• member of Ethical Committee on Animal Experimentation, District Court of Huddinge, Sweden, member of the ISSCR Stem Cell Standards Committee, and member of the Committee on ES cells in the Federation of International Mouse Resources (FIMRE). (isscr.org)
  • The development of these human pluripotent stem cell lines deserves close scientific examination, evaluation of the promise for new therapies, and prevention strategies, and open discussion of the ethical issues. (thailabonline.com)
  • development
  • Recording and contextualizing the science of embryos, development, and reproduction. (asu.edu)
  • Diagram of the ways to reprogram cells along with the development of humans. (wikipedia.org)
  • This suggests that RelA/p50 plays an important role in certain steps of B cell development, although genes regulated by RelA/p50 have yet to be identified. (rupress.org)
  • Cytokeratin is an epithelial cell marker and Pax-2 is necessary for kidney development. (ufl.edu)
  • The recent development of induced pluripotent stem cells (iPSCs) and related technologies has caught the attention of scientists, activists, politicians, and ethicists alike. (asu.edu)
  • Gurdon's first experiment in 1958 showed that the nuclei of Xenopus cells maintained their ability to direct normal development when transplanted. (asu.edu)
  • Edmund Beecher Wilson experimented with Amphioxus (Branchiostoma) embryos in 1892 to identify what caused their cells to differentiate into new types of cells during the process of development. (asu.edu)
  • Wilson shook apart the cells at early stages of embryonic development, and he observed the development of the isolated cells. (asu.edu)
  • He observed that in the normal development of Amphioxus, all three main types of symmetry, or cleavage patterns observed in embryos, could be found. (asu.edu)
  • The Potency of the First Two Cleavage Cells in Echinoderm Development. (asu.edu)
  • In the spring of 1891 Driesch performed experiments using two-celled sea urchin embryos, the results of which challenged the then-accepted understanding of embryo development. (asu.edu)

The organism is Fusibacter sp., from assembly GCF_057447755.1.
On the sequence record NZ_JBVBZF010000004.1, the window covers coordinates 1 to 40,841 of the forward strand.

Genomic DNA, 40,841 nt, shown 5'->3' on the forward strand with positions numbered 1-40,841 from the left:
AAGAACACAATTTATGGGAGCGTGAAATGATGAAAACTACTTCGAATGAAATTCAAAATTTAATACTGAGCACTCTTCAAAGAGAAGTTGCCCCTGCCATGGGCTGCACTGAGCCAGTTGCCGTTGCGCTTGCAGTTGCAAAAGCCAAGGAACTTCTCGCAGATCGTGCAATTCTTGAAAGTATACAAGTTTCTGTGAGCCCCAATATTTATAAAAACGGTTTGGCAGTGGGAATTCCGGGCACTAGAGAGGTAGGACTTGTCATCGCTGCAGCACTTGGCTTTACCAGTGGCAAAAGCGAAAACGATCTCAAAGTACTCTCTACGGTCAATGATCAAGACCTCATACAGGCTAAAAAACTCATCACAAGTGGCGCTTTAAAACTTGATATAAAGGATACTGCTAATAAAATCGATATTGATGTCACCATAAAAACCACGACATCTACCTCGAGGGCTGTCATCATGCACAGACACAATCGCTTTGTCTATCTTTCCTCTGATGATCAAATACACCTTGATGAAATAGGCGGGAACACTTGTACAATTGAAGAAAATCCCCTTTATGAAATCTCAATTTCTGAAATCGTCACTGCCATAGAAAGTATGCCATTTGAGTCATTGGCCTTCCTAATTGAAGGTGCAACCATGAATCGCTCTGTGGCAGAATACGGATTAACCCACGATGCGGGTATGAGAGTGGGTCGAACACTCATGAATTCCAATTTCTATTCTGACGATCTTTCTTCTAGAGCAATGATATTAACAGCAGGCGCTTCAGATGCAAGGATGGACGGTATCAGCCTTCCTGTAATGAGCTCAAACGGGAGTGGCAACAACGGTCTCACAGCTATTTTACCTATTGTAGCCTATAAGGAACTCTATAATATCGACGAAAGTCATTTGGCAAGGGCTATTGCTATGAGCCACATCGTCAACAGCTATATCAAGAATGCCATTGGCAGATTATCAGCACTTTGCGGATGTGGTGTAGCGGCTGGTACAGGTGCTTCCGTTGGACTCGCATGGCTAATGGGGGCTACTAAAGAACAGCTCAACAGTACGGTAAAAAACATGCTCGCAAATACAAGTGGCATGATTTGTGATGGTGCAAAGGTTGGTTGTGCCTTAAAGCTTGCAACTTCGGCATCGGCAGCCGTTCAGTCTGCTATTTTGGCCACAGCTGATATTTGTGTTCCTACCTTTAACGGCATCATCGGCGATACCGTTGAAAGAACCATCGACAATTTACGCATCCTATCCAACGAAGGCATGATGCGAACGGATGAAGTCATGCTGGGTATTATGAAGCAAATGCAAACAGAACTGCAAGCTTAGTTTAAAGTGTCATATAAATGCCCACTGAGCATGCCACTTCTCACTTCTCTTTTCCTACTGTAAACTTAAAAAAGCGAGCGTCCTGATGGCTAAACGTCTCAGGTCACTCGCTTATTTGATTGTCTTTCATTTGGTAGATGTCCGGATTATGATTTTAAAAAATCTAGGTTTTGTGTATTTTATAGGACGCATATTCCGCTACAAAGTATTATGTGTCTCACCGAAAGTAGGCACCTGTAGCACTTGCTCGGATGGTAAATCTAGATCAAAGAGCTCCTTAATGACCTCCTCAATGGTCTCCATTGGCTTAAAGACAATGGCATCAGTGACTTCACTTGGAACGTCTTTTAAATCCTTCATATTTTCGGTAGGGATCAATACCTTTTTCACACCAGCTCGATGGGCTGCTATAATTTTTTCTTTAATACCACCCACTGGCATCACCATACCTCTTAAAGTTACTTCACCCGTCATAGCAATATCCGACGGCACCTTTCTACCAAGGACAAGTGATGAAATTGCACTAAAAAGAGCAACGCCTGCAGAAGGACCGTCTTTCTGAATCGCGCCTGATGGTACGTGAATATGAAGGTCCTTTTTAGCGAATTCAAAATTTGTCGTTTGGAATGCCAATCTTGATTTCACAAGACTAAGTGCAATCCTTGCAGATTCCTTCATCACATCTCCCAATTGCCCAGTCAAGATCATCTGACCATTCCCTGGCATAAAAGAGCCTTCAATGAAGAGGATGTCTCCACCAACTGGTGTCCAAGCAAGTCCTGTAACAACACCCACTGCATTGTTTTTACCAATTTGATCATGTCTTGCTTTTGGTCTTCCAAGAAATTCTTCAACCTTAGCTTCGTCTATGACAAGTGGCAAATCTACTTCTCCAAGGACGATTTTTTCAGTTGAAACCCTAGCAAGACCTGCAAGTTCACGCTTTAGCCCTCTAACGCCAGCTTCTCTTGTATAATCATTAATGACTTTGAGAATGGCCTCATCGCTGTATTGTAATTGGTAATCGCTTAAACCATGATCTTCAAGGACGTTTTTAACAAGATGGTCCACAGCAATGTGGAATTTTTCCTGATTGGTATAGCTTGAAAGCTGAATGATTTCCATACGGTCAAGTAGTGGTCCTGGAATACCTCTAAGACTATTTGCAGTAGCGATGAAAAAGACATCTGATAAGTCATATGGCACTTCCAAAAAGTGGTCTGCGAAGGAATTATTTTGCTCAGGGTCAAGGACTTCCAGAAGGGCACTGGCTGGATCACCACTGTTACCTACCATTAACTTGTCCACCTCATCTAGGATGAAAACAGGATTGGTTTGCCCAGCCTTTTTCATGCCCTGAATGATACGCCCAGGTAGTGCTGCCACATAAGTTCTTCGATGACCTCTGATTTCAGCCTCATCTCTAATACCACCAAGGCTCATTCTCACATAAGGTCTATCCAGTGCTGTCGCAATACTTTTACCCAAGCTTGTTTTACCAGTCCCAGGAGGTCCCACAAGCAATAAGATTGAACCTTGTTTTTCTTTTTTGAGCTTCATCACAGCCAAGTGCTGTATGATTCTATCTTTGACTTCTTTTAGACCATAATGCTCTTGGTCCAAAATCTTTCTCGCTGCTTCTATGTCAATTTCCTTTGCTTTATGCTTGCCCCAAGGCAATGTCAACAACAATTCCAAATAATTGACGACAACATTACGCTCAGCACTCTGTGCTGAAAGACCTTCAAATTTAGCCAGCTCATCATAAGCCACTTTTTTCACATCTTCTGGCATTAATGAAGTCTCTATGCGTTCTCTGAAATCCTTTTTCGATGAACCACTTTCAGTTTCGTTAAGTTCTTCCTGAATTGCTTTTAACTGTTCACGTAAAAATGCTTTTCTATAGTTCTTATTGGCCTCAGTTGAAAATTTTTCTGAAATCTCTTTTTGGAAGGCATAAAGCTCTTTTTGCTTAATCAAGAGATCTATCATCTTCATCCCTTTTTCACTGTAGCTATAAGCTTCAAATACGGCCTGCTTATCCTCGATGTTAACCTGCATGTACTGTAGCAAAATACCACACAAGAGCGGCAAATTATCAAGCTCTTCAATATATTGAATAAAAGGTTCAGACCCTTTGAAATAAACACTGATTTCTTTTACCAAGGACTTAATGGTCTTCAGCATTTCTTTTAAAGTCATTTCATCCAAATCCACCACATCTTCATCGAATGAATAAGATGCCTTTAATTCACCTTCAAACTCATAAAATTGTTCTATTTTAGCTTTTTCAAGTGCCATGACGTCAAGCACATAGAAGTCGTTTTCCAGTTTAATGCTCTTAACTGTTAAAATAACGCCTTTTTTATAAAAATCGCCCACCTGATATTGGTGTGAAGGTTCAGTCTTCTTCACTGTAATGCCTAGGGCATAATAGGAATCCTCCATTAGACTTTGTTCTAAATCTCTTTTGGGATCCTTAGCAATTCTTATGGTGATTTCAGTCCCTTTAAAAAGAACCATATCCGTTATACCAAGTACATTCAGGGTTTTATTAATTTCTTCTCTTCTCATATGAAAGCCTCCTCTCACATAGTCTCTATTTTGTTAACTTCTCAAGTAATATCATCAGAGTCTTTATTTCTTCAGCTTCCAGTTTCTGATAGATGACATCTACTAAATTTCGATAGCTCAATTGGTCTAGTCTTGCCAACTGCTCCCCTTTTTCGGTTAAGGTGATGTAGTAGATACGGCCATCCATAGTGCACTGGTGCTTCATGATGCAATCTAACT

• 2005, "TGFb/Activin/Nodal Signaling is Necessary for the Maintenance of Pluripotency in Human Embryonic Stem Cells," Development, 132:1273-1282. (patentgenius.com)
  • 2004, "Development of Definitive Endoderm from Embryonic Stem Cells in Culture," Development, 131 (7):1651-1662. (patentgenius.com)
  • HNF-3beta is essential for node and notochord formation in mouse development," Cell 78:561-574,1994. (patentgenius.com)
  • Variant Hepatocyte Nuclear Factor 1 Is Required for Visceral Endoderm Specification," Development 126:4795-4805,1999. (patentgenius.com)
  • Clifford Grobstein, "The Early Development of Human Embryos," Journal of Medicine and Philosophy 10, (1985): 213-236. (lifeissues.net)
  • An additional concern focuses on whether cellular aging will affect the ability of somatic cell nuclei to program normal development. (stemcellclinic.net)
  • They are best described in the context of normal human development. (thailabonline.com)
  • Human development begins when a sperm fertilizes an egg and creates a single cell that has the potential to form an entire organism. (thailabonline.com)
  • While stem cells are extraordinarily important in early human development, multipotent stem cells are also found in children and adults. (thailabonline.com)
  • sheep
  • They reported their results in the article 'Sheep Cloned by Nuclear Transfer from a Cultured Cell Line' in March 1996. (asu.edu)
  • British embryologist Sir Ian Wilmut, best known for his work in the field of animal genetic engineering and the successful cloning of sheep, was born 7 July 1944 in Hampton Lucy, England. (asu.edu)
  • That zygote-which then contained the full complement of 54 chromosomes (as if it had been fertilized by a sperm cell)-was placed into the uterus of a second Scottish Blackface sheep that served as a surrogate mother. (apologeticspress.org)
  • hESC
  • Once iPSC colonies exhibit typical human embryonic stem cell (hESC) morphology, they are gently transferred to individual iMEF-coated tissue culture plates for continued growth and expansion. (jove.com)
  • Many in the international scientific community believe that the promise of stem cell-based studies or therapies will be realized only if we can derive new human embryonic stem cell (hESC) lines. (jci.org)
  • 2001
  • In August 2001, shortly after ACT's research began, President Bush announced a policy permitting federal funding for research on only a limited number of embryonic stem cell lines created before that date. (dartmouth.edu)
  • When the editors of Time screamed on the cover of their February 19, 2001 issue, "Human Cloning is Closer than You Think! (apologeticspress.org)